I'll never forget reading this passage for the first time. We've been socialized enough in the United States to believe God loves us, and in fact probably think he's more pleased with us than He really may be!
But because Egypt is so prominently against Israel, Moses and Assyria is used as the hammer for smashing Israel and Judah, I don't find myself imagining God calling them his people, his handiwork.
But there it is in the prophet Isaiah. I challenge you to read Isaiah 13-24 and think about who is speaking and who is the audience. One of the best and most helpful things I can teach you about reading the prophets is this:
1. Who is speaking?
God? Isaiah? A king? A nation or God quoting a national voice?
2. Who are the hearers of the speaking?
Is it the prophet listening? Is God speaking directly to the nation? Is it to Samaria or Israel to the North? Is it to Judah in the South? Who is the audience?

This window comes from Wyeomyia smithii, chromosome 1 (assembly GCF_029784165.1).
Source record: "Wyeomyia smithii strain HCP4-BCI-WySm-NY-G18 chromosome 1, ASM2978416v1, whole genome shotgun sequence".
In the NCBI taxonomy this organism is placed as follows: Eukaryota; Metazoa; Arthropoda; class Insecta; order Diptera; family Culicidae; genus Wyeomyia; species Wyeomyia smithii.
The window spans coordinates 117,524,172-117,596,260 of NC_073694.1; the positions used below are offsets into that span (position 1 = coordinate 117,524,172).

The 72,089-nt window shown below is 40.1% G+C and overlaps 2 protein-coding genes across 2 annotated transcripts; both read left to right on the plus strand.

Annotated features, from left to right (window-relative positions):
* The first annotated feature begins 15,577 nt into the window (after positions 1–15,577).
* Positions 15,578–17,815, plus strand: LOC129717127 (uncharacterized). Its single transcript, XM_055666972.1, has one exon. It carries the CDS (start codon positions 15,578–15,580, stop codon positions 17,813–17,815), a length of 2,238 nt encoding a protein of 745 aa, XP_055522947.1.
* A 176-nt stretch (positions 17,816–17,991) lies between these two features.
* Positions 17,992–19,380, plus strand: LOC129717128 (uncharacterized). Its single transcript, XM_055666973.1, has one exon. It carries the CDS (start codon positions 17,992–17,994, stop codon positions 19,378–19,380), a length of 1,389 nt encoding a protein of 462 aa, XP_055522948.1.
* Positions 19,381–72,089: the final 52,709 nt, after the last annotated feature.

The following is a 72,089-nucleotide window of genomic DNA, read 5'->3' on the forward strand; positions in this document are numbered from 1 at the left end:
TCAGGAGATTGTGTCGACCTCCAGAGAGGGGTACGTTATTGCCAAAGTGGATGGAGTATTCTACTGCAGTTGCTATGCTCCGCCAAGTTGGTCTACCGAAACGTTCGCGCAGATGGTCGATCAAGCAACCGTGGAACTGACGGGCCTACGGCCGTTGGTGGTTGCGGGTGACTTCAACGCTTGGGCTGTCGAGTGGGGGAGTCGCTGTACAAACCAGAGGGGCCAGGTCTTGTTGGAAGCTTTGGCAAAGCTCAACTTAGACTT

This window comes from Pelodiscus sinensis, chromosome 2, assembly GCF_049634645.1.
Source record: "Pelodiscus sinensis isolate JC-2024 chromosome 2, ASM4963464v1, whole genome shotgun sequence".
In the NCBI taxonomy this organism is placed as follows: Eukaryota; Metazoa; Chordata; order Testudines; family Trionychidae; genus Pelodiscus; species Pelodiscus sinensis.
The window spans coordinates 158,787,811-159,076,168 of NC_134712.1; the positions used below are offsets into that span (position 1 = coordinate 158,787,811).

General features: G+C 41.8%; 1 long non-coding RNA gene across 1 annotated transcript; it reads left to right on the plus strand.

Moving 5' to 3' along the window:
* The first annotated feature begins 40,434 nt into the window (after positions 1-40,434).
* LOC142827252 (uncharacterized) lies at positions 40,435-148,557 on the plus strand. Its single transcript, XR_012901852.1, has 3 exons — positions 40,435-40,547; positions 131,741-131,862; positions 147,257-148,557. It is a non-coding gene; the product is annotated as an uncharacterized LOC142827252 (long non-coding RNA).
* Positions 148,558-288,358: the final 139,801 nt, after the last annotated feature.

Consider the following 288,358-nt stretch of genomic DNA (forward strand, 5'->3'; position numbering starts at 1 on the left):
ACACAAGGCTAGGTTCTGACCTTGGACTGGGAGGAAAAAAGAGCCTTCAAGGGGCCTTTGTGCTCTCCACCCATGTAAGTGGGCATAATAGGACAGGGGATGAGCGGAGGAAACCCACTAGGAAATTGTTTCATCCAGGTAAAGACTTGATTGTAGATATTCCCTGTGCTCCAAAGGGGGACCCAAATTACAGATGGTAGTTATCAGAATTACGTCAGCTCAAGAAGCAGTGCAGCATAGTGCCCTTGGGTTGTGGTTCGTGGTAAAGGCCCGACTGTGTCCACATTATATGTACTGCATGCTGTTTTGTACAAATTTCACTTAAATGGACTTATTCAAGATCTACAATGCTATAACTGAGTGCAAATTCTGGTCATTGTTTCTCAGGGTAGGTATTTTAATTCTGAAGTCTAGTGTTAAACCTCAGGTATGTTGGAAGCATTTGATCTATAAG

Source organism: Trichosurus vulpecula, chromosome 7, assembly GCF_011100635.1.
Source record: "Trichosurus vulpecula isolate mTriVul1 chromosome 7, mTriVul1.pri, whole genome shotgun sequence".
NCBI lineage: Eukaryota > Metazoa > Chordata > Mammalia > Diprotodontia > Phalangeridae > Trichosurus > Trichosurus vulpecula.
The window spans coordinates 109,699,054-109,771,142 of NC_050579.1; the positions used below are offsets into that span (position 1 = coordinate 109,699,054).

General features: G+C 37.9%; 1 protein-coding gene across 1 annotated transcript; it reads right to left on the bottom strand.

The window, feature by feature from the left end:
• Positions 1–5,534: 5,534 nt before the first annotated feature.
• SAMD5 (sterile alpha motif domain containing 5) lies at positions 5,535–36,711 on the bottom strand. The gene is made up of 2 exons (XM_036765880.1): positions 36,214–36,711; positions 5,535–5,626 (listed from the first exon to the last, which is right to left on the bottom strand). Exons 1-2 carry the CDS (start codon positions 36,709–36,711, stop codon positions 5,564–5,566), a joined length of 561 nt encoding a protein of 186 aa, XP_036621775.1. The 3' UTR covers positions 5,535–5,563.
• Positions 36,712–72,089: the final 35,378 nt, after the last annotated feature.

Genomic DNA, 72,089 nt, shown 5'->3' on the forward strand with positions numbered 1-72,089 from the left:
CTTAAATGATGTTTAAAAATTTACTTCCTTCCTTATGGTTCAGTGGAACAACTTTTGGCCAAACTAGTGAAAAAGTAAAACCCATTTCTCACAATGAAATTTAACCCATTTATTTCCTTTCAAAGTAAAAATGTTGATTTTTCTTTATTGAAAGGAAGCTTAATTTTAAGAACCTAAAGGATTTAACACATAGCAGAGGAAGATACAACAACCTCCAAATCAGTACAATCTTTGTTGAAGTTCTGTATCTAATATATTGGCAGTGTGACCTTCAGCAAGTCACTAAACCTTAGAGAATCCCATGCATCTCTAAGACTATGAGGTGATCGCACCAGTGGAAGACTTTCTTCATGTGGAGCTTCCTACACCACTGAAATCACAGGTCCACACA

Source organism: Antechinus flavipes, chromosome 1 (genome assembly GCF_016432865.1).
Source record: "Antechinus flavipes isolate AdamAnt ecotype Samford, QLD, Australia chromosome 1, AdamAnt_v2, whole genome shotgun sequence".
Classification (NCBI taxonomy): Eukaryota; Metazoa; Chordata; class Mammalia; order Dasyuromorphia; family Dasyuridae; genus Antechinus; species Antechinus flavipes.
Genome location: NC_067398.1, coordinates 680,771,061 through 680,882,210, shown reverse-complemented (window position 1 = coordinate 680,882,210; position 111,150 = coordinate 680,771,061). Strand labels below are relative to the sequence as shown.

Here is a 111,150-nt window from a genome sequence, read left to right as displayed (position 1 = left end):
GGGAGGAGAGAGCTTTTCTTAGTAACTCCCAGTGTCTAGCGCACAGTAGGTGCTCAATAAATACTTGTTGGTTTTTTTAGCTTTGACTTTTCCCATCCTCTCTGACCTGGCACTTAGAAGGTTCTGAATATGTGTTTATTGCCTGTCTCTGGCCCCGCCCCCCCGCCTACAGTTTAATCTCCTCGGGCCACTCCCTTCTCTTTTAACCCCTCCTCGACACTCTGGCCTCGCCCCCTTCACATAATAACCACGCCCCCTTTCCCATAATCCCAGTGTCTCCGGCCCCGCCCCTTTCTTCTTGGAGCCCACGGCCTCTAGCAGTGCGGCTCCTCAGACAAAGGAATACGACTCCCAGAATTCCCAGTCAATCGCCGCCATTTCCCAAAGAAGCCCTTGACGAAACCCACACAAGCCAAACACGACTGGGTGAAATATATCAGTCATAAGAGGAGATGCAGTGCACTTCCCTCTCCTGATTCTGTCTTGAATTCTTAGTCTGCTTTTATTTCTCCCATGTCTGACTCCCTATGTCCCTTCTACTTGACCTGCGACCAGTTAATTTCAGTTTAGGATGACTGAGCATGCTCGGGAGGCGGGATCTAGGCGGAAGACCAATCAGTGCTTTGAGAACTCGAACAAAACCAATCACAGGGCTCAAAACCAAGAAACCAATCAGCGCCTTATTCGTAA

3. What other writings can give you background, specifically within the Bible itself?
For Isaiah, for example, the background is giving in 2 Kings 16-25 about how Isaiah prophesied to four kings, and more detail about these kings is given. You can also read in 2 Chronicles 26-32. You can also find helpful background in other prophets contemporary with Isaiah. The prophets contemporary to Isaiah, even if some of them worked in Israel to the North, are Micah, Amos, and Hosea.
4. What are the themes and metaphors being used?
We can't always know for sure who certain symbols and references point to, but many can be discerned by careful reading with a study Bible and reading in context. In other words, reading whole chapters and chapter to chapter seeing the connections from one thing to the next.